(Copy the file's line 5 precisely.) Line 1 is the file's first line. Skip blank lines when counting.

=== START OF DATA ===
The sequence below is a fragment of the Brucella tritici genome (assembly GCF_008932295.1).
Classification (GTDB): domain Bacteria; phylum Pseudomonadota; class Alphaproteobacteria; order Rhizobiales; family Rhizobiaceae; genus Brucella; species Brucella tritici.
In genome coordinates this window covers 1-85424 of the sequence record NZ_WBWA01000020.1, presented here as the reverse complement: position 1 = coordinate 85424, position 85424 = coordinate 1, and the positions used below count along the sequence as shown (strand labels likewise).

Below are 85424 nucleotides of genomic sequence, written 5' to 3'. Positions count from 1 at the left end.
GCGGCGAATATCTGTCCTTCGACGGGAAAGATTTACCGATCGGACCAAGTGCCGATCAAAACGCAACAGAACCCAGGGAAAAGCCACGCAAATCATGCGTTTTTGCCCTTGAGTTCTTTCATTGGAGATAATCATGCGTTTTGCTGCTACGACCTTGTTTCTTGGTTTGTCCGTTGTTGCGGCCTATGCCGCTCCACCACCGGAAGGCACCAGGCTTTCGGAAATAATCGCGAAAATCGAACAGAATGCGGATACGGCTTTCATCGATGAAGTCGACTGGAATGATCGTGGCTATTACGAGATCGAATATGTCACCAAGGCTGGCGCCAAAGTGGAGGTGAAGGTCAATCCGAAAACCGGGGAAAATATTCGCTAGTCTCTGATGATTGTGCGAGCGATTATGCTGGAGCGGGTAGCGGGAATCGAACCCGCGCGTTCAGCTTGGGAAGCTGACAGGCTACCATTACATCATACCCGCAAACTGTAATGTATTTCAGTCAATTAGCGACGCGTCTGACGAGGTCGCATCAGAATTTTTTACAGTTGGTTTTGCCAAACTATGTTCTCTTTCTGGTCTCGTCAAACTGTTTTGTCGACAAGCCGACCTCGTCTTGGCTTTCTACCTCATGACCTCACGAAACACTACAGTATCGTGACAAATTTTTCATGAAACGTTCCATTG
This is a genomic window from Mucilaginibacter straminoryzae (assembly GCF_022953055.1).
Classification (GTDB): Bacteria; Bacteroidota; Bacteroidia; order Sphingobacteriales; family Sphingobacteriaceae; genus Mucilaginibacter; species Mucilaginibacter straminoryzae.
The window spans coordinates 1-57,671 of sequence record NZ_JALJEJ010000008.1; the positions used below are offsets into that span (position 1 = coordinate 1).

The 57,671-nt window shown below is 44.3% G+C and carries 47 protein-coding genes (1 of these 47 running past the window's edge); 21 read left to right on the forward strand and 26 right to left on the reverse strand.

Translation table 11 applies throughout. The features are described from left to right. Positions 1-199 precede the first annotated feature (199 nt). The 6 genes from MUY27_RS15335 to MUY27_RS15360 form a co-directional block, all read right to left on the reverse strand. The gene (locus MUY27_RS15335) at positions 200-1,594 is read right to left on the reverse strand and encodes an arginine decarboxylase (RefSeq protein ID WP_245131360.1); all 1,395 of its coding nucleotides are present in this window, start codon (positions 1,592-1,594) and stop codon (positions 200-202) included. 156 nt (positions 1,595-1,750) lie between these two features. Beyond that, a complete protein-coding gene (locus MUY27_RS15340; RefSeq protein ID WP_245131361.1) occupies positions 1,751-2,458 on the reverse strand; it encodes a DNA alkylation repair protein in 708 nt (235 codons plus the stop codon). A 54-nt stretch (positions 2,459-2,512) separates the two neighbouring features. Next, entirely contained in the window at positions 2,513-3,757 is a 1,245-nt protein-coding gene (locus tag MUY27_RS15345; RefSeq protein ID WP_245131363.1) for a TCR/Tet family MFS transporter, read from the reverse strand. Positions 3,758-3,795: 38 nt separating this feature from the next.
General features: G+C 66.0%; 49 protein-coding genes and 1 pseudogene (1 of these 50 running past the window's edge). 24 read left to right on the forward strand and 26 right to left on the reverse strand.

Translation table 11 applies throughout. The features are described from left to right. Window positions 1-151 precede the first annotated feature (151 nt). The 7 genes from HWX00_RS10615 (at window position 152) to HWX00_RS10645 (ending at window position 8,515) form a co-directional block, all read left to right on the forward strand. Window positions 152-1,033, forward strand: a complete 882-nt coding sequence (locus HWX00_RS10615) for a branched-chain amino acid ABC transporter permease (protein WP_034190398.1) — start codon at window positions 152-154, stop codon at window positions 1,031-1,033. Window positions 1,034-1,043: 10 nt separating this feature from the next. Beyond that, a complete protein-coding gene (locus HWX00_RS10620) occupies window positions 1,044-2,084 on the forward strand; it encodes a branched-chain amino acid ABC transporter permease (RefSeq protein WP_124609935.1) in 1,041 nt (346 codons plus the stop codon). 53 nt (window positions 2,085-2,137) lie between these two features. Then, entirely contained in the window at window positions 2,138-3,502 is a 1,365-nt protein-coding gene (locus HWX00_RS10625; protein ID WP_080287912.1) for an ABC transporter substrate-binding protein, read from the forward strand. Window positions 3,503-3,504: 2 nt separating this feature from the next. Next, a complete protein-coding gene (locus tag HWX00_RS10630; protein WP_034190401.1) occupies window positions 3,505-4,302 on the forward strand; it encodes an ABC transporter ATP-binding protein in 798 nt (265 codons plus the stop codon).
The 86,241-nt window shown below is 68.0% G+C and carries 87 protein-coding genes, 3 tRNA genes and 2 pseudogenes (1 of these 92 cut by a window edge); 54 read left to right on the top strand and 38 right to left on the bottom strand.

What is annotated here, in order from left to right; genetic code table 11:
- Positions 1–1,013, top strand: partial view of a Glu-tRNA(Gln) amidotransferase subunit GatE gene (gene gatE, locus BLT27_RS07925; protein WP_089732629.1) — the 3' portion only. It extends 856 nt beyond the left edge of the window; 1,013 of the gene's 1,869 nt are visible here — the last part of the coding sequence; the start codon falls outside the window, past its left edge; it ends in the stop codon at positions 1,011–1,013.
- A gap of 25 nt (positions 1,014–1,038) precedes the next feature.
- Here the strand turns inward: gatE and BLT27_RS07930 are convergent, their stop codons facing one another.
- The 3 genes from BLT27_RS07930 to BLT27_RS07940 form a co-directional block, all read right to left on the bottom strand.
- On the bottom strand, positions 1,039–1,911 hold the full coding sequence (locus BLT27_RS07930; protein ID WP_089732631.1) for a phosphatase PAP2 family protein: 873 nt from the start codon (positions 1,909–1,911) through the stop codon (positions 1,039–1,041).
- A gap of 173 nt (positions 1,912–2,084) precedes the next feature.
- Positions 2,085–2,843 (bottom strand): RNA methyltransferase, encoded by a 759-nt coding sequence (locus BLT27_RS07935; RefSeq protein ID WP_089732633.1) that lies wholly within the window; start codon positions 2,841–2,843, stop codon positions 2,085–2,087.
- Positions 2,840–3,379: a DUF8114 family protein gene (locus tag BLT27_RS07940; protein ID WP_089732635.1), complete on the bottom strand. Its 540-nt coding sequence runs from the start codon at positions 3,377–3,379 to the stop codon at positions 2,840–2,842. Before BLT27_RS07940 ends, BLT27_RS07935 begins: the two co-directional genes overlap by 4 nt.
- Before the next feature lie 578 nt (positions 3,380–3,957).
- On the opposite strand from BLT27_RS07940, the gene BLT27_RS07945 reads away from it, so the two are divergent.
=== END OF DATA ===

GCGGCGAATATCTGTCCTTCGACGGGAAAGATTTACCGATCGGACCAAGTGCCGATCAAAACGCAACAGAACCCAGGGAAAAGCCACGCAAATCATGCGTTTTTGCCCTTGAGTTCTTTCATTGGAGATAATCATGCGTTTTGCTGCTACGACCTTGTTTCTTGGTTTGTCCGTTGTTGCGGCCTATGCCGCTCCACCACCGGAAGGCACCAGGCTTTCGGAAATAATCGCGAAAATCGAACAGAATGCGGATACGGCTTTCATCGATGAAGTCGACTGGAATGATCGTGGCTATTACGAGATCGAATATGTCACCAAGGCTGGCGCCAAAGTGGAGGTGAAGGTCAATCCGAAAACCGGGGAAAATATTCGCTAGTCTCTGATGATTGTGCGAGCGATTATGCTGGAGCGGGTAGCGGGAATCGAACCCGCGCGTTCAGCTTGGGAAGCTGACAGGCTACCATTACATCATACCCGCAAACTGTAATGTATTTCAGTCAATTAGCGACGCGTCTGACGAGGTCGCATCAGAATTTTTTACAGTTGGTTTTGCCAAACTATGTTCTCTTTCTGGTCTCGTCAAACTGTTTTGTCGACAAGCCGACCTCGTCTTGGCTTTCTACCTCATGACCTCACGAAACACTACAGTATCGTGACAAATTTTTCATGAAACGTTCCATTG